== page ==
Kotak Mahindra Mutual Fund new issue closes on 2nd May
Kotak Mahindra Mutual Fund has launched Kotak FMP Series 45 (370 Days), a close-ended income scheme.
The investment objective of the scheme is to generate returns through investments in debt and money market instruments with a view to significantly reduce the interest rate risk. The scheme will invest in debt and money market securities, maturing on or before maturity of the scheme.
The new issue closes on 2nd May. The minimum investment amount is Rs5,000.
“This quantity of 19.63 lakh tonnes is sufficient to meet the internal demand of sugar for the month of May,” a food ministry statement said, adding that mills need to sell the entire quantity by 31st May
New Delhi: The government today allocated 19.63 lakh tonnes of sugar for sale in the open market as well as via ration shops for the month of May, marginally higher than the current month, reports PTI.
The food ministry “has decided to make available 19.63 lakh tonnes of sugar (levy sugar—2.13 lakh tonnes and non-levy sugar—17.50 lakh tonnes) for the month of May,” an official statement said.
Levy sugar is meant for ration shops while non-levy sugar is sold in the open market. The ministry had allocated 19.07 lakh tonnes of sugar for the current month.
“This quantity of 19.63 lakh tonnes is sufficient to meet the internal demand of sugar for the month of May,” the statement said, adding that mills need to sell the entire quantity by 31st May.
The food ministry also extended the deadline for sale of April quota till 15th May.
Out of 17.50 lakh tonnes of non-levy sugar, the food ministry said that 15.45 lakh tonnes would be normal quota, while 0.05 lakh tonnes would be refined sugar processed from imported raw sugar and 2 lakh tonnes as carryover from last month.
India’s sugar production is estimated to rise to 24.5 million tonnes in 2010-11 (October-September) as against 18.8 million tonnes in the previous year. The domestic demand is pegged at 22 million tonnes.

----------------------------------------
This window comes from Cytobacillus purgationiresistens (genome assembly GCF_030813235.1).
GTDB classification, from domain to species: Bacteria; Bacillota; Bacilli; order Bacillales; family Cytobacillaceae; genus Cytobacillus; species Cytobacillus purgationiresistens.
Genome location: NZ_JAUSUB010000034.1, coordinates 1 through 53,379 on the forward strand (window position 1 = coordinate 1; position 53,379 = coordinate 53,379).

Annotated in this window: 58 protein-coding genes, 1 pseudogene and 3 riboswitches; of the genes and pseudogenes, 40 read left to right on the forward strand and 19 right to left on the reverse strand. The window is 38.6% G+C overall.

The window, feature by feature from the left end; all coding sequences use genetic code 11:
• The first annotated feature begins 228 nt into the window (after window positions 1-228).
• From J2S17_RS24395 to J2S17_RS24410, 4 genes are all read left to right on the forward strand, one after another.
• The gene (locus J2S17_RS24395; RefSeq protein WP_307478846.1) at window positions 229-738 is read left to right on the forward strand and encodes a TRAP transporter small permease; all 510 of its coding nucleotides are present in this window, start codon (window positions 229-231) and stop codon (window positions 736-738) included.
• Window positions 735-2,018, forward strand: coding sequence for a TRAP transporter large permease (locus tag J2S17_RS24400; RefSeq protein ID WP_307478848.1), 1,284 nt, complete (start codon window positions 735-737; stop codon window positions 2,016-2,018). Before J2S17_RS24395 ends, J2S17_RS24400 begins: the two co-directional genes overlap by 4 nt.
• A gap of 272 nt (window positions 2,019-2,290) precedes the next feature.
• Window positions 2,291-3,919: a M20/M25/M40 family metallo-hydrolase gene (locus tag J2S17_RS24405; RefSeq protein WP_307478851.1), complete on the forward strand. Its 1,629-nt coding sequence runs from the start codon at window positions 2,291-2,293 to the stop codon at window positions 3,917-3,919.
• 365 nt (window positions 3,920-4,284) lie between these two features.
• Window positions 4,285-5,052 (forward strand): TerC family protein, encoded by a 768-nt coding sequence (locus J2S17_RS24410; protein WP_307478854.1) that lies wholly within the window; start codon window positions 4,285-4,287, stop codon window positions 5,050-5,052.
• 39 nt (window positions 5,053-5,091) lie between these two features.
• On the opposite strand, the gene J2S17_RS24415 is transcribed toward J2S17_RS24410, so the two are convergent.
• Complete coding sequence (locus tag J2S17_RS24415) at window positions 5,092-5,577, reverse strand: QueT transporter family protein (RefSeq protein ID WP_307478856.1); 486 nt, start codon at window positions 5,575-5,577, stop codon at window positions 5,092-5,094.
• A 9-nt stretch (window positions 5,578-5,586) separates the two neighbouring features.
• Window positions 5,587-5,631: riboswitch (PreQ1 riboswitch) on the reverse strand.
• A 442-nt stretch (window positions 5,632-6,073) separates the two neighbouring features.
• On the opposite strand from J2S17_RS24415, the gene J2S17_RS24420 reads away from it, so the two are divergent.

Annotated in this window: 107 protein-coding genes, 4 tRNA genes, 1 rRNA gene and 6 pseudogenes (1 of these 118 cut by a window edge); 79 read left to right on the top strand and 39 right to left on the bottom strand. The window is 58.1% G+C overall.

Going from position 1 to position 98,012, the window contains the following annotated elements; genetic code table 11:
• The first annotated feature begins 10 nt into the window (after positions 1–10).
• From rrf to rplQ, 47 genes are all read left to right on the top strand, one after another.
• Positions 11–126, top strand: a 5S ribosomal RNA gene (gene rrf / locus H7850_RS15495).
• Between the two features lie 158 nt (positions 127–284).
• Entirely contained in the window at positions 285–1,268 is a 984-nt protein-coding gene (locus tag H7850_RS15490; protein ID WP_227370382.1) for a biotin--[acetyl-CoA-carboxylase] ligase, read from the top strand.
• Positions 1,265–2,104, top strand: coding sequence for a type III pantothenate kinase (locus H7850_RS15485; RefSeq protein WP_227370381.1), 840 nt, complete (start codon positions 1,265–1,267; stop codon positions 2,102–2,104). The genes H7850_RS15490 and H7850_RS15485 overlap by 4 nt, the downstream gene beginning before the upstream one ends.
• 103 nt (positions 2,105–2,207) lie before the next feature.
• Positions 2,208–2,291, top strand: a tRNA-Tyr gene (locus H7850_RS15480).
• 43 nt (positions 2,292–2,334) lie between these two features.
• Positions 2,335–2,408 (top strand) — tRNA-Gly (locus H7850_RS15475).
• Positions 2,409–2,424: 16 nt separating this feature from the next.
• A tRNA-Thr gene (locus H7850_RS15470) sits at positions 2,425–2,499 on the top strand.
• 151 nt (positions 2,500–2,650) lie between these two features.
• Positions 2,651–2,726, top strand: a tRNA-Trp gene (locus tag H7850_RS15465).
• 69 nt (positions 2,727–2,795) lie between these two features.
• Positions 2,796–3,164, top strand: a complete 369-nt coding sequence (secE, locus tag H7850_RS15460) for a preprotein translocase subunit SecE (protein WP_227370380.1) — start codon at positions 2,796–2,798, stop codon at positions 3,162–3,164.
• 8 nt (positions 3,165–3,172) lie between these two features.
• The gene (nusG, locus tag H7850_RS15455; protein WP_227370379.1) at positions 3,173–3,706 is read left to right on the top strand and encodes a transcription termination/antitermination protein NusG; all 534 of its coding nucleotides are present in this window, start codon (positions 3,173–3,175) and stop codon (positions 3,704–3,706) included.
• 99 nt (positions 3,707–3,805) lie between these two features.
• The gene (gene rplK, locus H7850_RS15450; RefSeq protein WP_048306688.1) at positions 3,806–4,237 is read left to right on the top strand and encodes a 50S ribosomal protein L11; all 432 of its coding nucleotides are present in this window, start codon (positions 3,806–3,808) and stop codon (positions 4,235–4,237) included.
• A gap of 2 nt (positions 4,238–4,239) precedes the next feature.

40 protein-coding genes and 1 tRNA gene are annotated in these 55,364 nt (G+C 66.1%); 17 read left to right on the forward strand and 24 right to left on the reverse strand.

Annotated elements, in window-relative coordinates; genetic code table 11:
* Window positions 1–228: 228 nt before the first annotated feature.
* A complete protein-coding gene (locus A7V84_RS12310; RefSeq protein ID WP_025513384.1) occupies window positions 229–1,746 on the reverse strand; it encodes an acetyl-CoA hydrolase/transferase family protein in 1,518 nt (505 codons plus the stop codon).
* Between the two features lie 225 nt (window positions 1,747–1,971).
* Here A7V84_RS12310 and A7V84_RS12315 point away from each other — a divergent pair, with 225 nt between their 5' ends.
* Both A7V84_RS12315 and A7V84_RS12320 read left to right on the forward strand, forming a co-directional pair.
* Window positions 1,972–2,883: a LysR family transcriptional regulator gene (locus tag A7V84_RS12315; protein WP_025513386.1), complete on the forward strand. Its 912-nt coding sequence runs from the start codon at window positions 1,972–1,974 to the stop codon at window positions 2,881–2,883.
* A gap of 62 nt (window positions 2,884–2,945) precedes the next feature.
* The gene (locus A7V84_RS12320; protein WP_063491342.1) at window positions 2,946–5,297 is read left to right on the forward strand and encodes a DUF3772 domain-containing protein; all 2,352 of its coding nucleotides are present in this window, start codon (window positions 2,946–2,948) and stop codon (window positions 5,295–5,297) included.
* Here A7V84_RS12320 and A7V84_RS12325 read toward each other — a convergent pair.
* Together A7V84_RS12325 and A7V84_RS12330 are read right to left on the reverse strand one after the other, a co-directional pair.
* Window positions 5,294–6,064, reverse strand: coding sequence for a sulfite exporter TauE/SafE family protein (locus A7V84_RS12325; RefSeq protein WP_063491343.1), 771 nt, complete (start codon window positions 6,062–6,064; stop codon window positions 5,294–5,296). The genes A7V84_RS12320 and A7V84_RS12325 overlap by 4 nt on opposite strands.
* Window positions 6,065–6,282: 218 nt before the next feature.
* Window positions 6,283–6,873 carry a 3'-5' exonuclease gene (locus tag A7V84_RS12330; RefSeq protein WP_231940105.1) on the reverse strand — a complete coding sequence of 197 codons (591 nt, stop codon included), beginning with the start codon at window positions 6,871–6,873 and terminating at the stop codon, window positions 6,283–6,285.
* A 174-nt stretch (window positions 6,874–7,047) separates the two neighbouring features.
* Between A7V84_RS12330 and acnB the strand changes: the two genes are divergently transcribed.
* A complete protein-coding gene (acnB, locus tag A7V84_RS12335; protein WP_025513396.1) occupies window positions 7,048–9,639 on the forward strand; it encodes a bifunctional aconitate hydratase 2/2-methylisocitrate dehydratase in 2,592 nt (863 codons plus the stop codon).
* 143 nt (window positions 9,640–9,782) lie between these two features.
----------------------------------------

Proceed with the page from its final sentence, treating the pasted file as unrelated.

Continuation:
With projection of higher output, the government recently allowed export of five lakh tonnes of sugar under Open General License (OGL).
The riot of a commercial ends in a whimper. It’s never a good idea to leave the viewers on a low
Killer star Sallubhai is slowly but surely finding his way back into the celeb crazy Indian ad world. Remember, he was unceremoniously dumped not so very long ago by Thums Up. That, of course, was quite apparently in reaction to the star's drunk driving in Bandra that resulted in the death of a poor bakery worker. And it made sense. How could any brand associate itself with a celeb who's been accused of such a heinous crime? So, while Salman Khan's filmi career continued like nothing had happened, his ad career was finito.
But like every one else in this country, brand managers too suffer from memory loss. And even though the bakery hit-and-run case has still to reach its conclusion, Khan is back signing hefty ad deals. Of late, I have seen the hunk in at least two commercials-Wheel detergent and Mountain Dew.
And the latest brand to fall for Mr Dabaang's charms is an unlikely one: Rotomac Pens. I say unlikely, because one doesn't associate bhai with fine writing. It's a messy commercial. It features the young of India revolting on the streets against the government; for all sorts of issues. And the crowds turn violent, leading to the army being called in.
Then something ominous happens. Macho man Salman Khan enters the frame, and glares threateningly. And now you expect the worst, fearing he'll soon flash his AK 47. But these are ordinary people, not black bucks, so Sallubhai turns into a Gandhian with Gun, oops, Pen. And preaches to the violent youth: "Haath uthao, magar likhne ke liye". Next, the hero signs a 'Right to Information' application. And the youth in India stand reformed.
But this is Salman Khan, hard to end the commercial without some cheap laughs, right? So, he walks away with a Rotomac pen hung on the back of his shirt, like the now famous shot of his glares hanging out in the film Dabaang.
Gosh, what can one say, where does one begin? It's a laundry list of all that's gone haywire. Salman Khan for a writing pen? You won't be able to see a brand fit after downing six Patiala pegs. Next: The riot of a commercial ends in a whimper, as you are left with, 'Oh, all this drama for a bloody pen!'. It's never a good idea to leave the viewers on a low. Also, why Rotomac? I can file an RTI application with a Parker pen or a Camlin pencil, right? So the key brand proposition never gets mentioned. Ergo, there's nothing in it for Rotomac. All in all, a lot of hot air, actually.
Anyway, welcome back to the ad world, dear Salman! Easy money to finance the assorted court cases.